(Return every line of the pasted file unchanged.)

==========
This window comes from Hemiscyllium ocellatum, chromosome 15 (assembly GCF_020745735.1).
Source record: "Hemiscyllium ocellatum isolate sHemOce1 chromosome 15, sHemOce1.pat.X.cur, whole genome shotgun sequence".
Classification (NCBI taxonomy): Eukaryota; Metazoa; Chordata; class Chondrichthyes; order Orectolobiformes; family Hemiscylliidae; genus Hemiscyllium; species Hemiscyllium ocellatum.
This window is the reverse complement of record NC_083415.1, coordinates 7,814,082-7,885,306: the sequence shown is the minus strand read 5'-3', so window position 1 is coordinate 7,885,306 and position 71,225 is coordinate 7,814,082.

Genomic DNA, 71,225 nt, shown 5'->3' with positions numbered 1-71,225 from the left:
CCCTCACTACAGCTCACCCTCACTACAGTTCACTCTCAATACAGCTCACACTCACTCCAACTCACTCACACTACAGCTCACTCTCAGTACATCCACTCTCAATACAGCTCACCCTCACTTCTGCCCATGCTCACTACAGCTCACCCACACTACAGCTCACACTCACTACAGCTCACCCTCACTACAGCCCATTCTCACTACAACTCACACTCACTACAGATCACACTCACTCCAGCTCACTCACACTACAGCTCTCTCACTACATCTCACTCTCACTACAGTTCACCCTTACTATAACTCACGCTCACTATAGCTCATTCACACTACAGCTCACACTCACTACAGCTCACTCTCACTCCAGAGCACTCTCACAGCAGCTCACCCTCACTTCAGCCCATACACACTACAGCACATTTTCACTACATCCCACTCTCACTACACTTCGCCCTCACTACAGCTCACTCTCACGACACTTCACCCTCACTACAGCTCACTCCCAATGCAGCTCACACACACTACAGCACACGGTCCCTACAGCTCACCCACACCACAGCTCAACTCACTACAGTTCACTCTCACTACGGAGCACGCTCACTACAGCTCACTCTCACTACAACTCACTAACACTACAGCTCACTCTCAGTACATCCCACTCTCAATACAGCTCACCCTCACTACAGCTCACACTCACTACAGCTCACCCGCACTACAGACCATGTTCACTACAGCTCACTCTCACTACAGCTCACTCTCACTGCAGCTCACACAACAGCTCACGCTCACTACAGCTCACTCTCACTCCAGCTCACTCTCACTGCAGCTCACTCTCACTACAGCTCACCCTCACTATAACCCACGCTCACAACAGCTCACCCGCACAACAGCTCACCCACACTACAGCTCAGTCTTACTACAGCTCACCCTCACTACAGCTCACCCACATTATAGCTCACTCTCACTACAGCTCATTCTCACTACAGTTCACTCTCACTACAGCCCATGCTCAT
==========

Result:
This window comes from Hemiscyllium ocellatum, chromosome 15 (assembly GCF_020745735.1).
Source record: "Hemiscyllium ocellatum isolate sHemOce1 chromosome 15, sHemOce1.pat.X.cur, whole genome shotgun sequence".
Classification (NCBI taxonomy): Eukaryota; Metazoa; Chordata; class Chondrichthyes; order Orectolobiformes; family Hemiscylliidae; genus Hemiscyllium; species Hemiscyllium ocellatum.
This window is the reverse complement of record NC_083415.1, coordinates 7,814,082-7,885,306: the sequence shown is the minus strand read 5'-3', so window position 1 is coordinate 7,885,306 and position 71,225 is coordinate 7,814,082.

Genomic DNA, 71,225 nt, shown 5'->3' with positions numbered 1-71,225 from the left:
CCCTCACTACAGCTCACCCTCACTACAGTTCACTCTCAATACAGCTCACACTCACTCCAACTCACTCACACTACAGCTCACTCTCAGTACATCCACTCTCAATACAGCTCACCCTCACTTCTGCCCATGCTCACTACAGCTCACCCACACTACAGCTCACACTCACTACAGCTCACCCTCACTACAGCCCATTCTCACTACAACTCACACTCACTACAGATCACACTCACTCCAGCTCACTCACACTACAGCTCTCTCACTACATCTCACTCTCACTACAGTTCACCCTTACTATAACTCACGCTCACTATAGCTCATTCACACTACAGCTCACACTCACTACAGCTCACTCTCACTCCAGAGCACTCTCACAGCAGCTCACCCTCACTTCAGCCCATACACACTACAGCACATTTTCACTACATCCCACTCTCACTACACTTCGCCCTCACTACAGCTCACTCTCACGACACTTCACCCTCACTACAGCTCACTCCCAATGCAGCTCACACACACTACAGCACACGGTCCCTACAGCTCACCCACACCACAGCTCAACTCACTACAGTTCACTCTCACTACGGAGCACGCTCACTACAGCTCACTCTCACTACAACTCACTAACACTACAGCTCACTCTCAGTACATCCCACTCTCAATACAGCTCACCCTCACTACAGCTCACACTCACTACAGCTCACCCGCACTACAGACCATGTTCACTACAGCTCACTCTCACTACAGCTCACTCTCACTGCAGCTCACACAACAGCTCACGCTCACTACAGCTCACTCTCACTCCAGCTCACTCTCACTGCAGCTCACTCTCACTACAGCTCACCCTCACTATAACCCACGCTCACAACAGCTCACCCGCACAACAGCTCACCCACACTACAGCTCAGTCTTACTACAGCTCACCCTCACTACAGCTCACCCACATTATAGCTCACTCTCACTACAGCTCATTCTCACTACAGTTCACTCTCACTACAGCCCATGCTCAT